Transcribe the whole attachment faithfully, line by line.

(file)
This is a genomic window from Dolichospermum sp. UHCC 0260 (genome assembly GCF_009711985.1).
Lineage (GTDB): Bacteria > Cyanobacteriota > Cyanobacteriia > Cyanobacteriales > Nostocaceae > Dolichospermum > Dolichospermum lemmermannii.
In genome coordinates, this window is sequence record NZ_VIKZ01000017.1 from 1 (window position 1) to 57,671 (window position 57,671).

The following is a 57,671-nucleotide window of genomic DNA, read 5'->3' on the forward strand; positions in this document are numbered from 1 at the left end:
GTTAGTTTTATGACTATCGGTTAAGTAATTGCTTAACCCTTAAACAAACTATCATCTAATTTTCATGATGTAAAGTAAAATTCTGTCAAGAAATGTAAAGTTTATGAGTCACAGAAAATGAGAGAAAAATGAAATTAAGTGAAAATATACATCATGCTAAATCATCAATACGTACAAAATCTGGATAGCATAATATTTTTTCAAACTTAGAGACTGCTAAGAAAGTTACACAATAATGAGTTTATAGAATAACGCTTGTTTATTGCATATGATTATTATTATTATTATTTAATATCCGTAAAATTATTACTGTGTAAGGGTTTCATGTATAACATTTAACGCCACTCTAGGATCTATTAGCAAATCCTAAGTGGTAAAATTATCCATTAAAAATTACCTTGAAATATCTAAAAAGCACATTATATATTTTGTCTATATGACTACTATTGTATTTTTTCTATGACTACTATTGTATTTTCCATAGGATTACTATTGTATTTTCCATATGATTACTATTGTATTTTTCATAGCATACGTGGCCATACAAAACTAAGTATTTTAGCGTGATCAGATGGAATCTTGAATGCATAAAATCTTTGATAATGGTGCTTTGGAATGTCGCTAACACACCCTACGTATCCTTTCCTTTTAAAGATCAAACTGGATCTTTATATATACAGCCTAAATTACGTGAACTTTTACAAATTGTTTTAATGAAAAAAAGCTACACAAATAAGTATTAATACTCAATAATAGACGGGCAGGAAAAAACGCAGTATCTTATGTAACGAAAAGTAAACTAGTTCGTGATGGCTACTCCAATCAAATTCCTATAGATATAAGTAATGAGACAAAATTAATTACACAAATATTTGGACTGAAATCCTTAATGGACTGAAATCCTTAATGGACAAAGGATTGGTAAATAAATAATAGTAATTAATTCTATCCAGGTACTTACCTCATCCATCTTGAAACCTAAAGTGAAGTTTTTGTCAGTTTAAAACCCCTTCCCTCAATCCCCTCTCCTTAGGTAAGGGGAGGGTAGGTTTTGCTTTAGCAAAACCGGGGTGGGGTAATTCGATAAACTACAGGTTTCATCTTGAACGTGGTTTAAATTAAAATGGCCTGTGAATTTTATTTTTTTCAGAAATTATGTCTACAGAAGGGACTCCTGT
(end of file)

This is a genomic window from Dolichospermum sp. UHCC 0260 (genome assembly GCF_009711985.1).
Lineage (GTDB): Bacteria > Cyanobacteriota > Cyanobacteriia > Cyanobacteriales > Nostocaceae > Dolichospermum > Dolichospermum lemmermannii.
In genome coordinates, this window is sequence record NZ_VIKZ01000017.1 from 1 (window position 1) to 57,671 (window position 57,671).

The following is a 57,671-nucleotide window of genomic DNA, read 5'->3' on the forward strand; positions in this document are numbered from 1 at the left end:
GTTAGTTTTATGACTATCGGTTAAGTAATTGCTTAACCCTTAAACAAACTATCATCTAATTTTCATGATGTAAAGTAAAATTCTGTCAAGAAATGTAAAGTTTATGAGTCACAGAAAATGAGAGAAAAATGAAATTAAGTGAAAATATACATCATGCTAAATCATCAATACGTACAAAATCTGGATAGCATAATATTTTTTCAAACTTAGAGACTGCTAAGAAAGTTACACAATAATGAGTTTATAGAATAACGCTTGTTTATTGCATATGATTATTATTATTATTATTTAATATCCGTAAAATTATTACTGTGTAAGGGTTTCATGTATAACATTTAACGCCACTCTAGGATCTATTAGCAAATCCTAAGTGGTAAAATTATCCATTAAAAATTACCTTGAAATATCTAAAAAGCACATTATATATTTTGTCTATATGACTACTATTGTATTTTTTCTATGACTACTATTGTATTTTCCATAGGATTACTATTGTATTTTCCATATGATTACTATTGTATTTTTCATAGCATACGTGGCCATACAAAACTAAGTATTTTAGCGTGATCAGATGGAATCTTGAATGCATAAAATCTTTGATAATGGTGCTTTGGAATGTCGCTAACACACCCTACGTATCCTTTCCTTTTAAAGATCAAACTGGATCTTTATATATACAGCCTAAATTACGTGAACTTTTACAAATTGTTTTAATGAAAAAAAGCTACACAAATAAGTATTAATACTCAATAATAGACGGGCAGGAAAAAACGCAGTATCTTATGTAACGAAAAGTAAACTAGTTCGTGATGGCTACTCCAATCAAATTCCTATAGATATAAGTAATGAGACAAAATTAATTACACAAATATTTGGACTGAAATCCTTAATGGACTGAAATCCTTAATGGACAAAGGATTGGTAAATAAATAATAGTAATTAATTCTATCCAGGTACTTACCTCATCCATCTTGAAACCTAAAGTGAAGTTTTTGTCAGTTTAAAACCCCTTCCCTCAATCCCCTCTCCTTAGGTAAGGGGAGGGTAGGTTTTGCTTTAGCAAAACCGGGGTGGGGTAATTCGATAAACTACAGGTTTCATCTTGAACGTGGTTTAAATTAAAATGGCCTGTGAATTTTATTTTTTTCAGAAATTATGTCTACAGAAGGGACTCCTGT